State Board Rejects Charter School Backed by Idaho Real Estate Group

North Austin's Athlos Leadership Academy under construction in August 2014.
Patrick Michels
North Austin's Athlos Leadership Academy under construction in August 2014.

Update July 20, 2:19 p.m.:
Late on Friday, Athlos Foundation Board President Tiffany O’Neill said in a statement that the board was “disappointed” by the 12-2 vote to reject its charter application, but that she and the board will keep trying.

During Friday morning’s meeting of the State Board of Education, Dallas Democrat Erika Beltran raised concerns about Athlos’ ambitious growth plans—particularly given that Athlos’ local information session drew just 15 prospective parents—and an out-of-state track record Beltran called concerning. Amarillo Republican Marty Rowley wondered about conflicts of interest in the school’s plan to lease buildings from an Idaho construction firm associated with Athlos Academies.

O’Neill told Beltran that theirs would be the first schools to use the academic curriculum developed by Idaho’s Athlos Academies, so comparisons to test scores at schools in other states would be unfair. To Rowley’s concerns, she said she still planned to solicit bids for the school construction, but simply used the Idaho firm’s contract and estimates as a reference point in the school’s application.

It’s the second year in a row that the state has rejected an application for an Athlos charter school amid concerns about the real estate and governance ties between a Texas-based Athlos Foundation board and the Athlos Academies leadership in Boise.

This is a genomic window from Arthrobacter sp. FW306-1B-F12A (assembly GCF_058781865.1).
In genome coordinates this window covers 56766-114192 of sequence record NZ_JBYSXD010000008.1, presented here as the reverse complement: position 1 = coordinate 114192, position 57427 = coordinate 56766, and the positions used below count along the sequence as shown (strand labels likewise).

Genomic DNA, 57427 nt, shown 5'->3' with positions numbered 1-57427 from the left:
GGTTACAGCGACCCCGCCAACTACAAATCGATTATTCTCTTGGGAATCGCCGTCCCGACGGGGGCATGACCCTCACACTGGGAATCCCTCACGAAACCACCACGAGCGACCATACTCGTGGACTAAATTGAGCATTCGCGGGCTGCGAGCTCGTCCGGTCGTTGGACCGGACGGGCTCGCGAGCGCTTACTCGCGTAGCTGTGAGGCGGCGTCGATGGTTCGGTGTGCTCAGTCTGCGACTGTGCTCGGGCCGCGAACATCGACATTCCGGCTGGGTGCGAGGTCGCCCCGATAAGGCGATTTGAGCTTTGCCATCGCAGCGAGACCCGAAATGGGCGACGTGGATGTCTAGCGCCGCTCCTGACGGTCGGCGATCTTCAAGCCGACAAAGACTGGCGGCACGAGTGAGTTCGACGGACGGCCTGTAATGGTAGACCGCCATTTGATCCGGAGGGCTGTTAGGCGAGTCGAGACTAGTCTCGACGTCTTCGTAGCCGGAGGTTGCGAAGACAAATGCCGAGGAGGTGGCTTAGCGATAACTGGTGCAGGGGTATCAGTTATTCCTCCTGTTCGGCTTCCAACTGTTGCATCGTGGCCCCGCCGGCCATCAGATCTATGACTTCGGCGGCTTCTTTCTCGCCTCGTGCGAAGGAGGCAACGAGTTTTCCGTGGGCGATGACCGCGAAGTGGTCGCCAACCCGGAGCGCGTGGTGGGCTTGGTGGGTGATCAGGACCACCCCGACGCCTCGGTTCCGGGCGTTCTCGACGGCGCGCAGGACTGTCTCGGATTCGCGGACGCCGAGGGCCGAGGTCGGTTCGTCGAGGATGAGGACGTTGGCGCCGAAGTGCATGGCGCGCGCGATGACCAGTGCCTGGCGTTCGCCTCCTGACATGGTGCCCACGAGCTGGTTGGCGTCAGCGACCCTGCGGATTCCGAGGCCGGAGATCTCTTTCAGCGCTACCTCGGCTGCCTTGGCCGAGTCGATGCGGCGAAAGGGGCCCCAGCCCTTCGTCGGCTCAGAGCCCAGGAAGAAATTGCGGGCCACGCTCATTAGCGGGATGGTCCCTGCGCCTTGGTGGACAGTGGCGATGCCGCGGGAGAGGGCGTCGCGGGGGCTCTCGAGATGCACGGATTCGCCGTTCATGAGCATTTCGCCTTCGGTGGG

Update July 17, 11:47 a.m.:
In its meeting Friday morning, the State Board of Education vetoed the Athlos Academy application.


Original Story:
In a parallel universe somewhere, on an obscure cable network’s early-morning programming, there’s a reality show for folks vying to open their own charter schools. In that universe, as in ours, the prospects are a motley bunch of would-be edupreneurs, with “leadership academies” they’ve named after themselves, and side businesses selling vitamin supplements optimized for workplace productivity. And they’ve all got vastly different plans for improving Texas’ school system, a few hundred kids at a time.

On that reality show, a year’s work of filling out elaborate applications, holding public meetings, studying real estate markets and getting grilled by state regulators would all build to a tense final episode—one that would look an awful lot like the State Board of Education’s next couple of days.

Six new charters, which would open in fall 2016, are up for final approval by the state board Friday, based on final recommendations from Education Commissioner Michael Williams. All were tentatively approved this morning by a committee of five board members. Now the prospective schools now face one final hurdle: With a majority vote, the state board can veto any of the commissioner’s picks.

This is the second year under that approval system. Last year the board vetoed one application: a charter for Arizona-based Great Hearts Academies to expand into North Texas. (Williams sidestepped that veto by letting Great Hearts expand under a pre-existing charter for San Antonio.)

There’s probably a limited chance of drama in this year’s picks, but expect some debate from the board over one application in particular, from Athlos Academy. In its interview earlier this year, the Athlos team faced tough questions from board member Ruben Cortez over the school’s ties to out-of-state groups. Its application lists an entirely Texas-based board, but the Athlos brand refers to an Idaho-based charter school and real estate group that licenses the “Athlos” name for its character education program. The Athlos application includes a letter from the team in Idaho—an Athlos-associated group, The Charter School Fund—promising the school a $80,000 grant, as well as a lease agreement with an unspecified company at The Charter School Fund’s address in Boise.